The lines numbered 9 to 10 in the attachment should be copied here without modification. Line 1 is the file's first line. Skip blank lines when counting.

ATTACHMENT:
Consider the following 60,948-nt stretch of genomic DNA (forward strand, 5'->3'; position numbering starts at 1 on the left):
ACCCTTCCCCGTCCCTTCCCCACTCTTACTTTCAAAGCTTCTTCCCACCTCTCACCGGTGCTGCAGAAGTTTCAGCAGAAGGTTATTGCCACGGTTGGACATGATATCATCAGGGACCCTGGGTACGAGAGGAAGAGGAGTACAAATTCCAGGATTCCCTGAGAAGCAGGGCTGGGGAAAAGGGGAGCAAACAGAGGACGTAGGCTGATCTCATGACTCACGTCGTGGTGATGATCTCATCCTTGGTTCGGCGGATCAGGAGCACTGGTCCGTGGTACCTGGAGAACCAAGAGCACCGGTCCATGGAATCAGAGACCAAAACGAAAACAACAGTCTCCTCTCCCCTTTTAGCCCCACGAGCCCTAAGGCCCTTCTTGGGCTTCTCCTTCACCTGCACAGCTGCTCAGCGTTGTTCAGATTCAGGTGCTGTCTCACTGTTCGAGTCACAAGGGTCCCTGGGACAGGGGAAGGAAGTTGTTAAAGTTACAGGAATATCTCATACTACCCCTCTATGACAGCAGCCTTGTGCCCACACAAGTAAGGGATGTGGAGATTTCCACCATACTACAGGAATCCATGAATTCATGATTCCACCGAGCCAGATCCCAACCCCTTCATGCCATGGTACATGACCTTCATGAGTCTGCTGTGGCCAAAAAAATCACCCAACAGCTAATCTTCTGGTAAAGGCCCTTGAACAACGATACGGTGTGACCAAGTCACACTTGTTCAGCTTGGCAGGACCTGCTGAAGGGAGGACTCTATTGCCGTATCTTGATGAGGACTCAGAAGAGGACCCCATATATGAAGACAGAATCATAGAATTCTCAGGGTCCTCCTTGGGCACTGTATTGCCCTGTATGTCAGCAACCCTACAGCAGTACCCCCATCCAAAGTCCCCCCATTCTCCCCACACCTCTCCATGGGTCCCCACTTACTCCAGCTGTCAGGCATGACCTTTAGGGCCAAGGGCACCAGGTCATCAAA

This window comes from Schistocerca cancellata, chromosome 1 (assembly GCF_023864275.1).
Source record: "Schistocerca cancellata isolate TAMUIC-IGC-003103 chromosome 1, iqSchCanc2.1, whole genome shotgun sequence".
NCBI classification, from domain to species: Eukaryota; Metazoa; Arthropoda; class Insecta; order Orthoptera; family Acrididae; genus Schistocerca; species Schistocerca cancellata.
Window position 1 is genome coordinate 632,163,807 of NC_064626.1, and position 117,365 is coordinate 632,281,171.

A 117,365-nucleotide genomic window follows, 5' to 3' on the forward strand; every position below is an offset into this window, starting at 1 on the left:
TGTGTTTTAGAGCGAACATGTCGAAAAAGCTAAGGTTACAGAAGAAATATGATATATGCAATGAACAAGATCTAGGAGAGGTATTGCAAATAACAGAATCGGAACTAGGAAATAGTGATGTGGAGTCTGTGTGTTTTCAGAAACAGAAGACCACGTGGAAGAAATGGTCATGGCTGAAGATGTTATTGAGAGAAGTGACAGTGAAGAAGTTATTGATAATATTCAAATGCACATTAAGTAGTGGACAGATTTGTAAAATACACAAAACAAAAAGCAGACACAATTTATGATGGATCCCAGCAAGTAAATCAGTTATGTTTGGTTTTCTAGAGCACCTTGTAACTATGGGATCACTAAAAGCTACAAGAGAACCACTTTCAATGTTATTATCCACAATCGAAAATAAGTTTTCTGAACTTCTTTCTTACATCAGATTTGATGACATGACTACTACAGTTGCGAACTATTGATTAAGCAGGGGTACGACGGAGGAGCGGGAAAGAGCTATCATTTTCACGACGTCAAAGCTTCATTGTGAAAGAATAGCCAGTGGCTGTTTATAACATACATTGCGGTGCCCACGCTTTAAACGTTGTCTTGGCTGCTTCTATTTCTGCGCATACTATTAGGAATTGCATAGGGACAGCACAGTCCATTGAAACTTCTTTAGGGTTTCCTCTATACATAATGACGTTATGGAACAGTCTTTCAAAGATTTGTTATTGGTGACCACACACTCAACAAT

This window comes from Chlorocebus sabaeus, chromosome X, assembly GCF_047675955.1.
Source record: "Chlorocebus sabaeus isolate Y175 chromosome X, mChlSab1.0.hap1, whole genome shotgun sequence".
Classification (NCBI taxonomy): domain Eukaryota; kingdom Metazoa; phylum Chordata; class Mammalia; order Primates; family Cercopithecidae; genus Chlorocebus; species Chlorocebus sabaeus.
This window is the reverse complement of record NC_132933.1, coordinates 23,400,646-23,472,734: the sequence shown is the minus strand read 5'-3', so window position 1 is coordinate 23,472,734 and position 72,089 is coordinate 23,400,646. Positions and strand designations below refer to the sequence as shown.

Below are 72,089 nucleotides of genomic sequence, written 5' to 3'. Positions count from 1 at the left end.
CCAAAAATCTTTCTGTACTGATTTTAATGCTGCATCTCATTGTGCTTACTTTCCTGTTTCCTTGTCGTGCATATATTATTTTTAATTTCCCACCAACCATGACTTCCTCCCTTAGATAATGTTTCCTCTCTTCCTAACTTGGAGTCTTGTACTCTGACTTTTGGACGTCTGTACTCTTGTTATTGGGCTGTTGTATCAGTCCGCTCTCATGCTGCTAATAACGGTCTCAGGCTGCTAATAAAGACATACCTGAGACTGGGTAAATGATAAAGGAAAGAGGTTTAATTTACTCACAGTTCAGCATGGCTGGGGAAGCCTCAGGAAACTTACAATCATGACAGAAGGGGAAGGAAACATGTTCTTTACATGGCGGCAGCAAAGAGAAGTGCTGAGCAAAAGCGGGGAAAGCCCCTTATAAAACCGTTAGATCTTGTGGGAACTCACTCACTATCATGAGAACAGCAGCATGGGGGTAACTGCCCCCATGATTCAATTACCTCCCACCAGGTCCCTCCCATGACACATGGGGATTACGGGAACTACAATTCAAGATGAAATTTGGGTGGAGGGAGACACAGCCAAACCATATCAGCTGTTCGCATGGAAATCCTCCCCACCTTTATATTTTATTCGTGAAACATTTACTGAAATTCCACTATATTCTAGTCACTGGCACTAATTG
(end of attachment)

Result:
This window comes from Chlorocebus sabaeus, chromosome X, assembly GCF_047675955.1.
Source record: "Chlorocebus sabaeus isolate Y175 chromosome X, mChlSab1.0.hap1, whole genome shotgun sequence".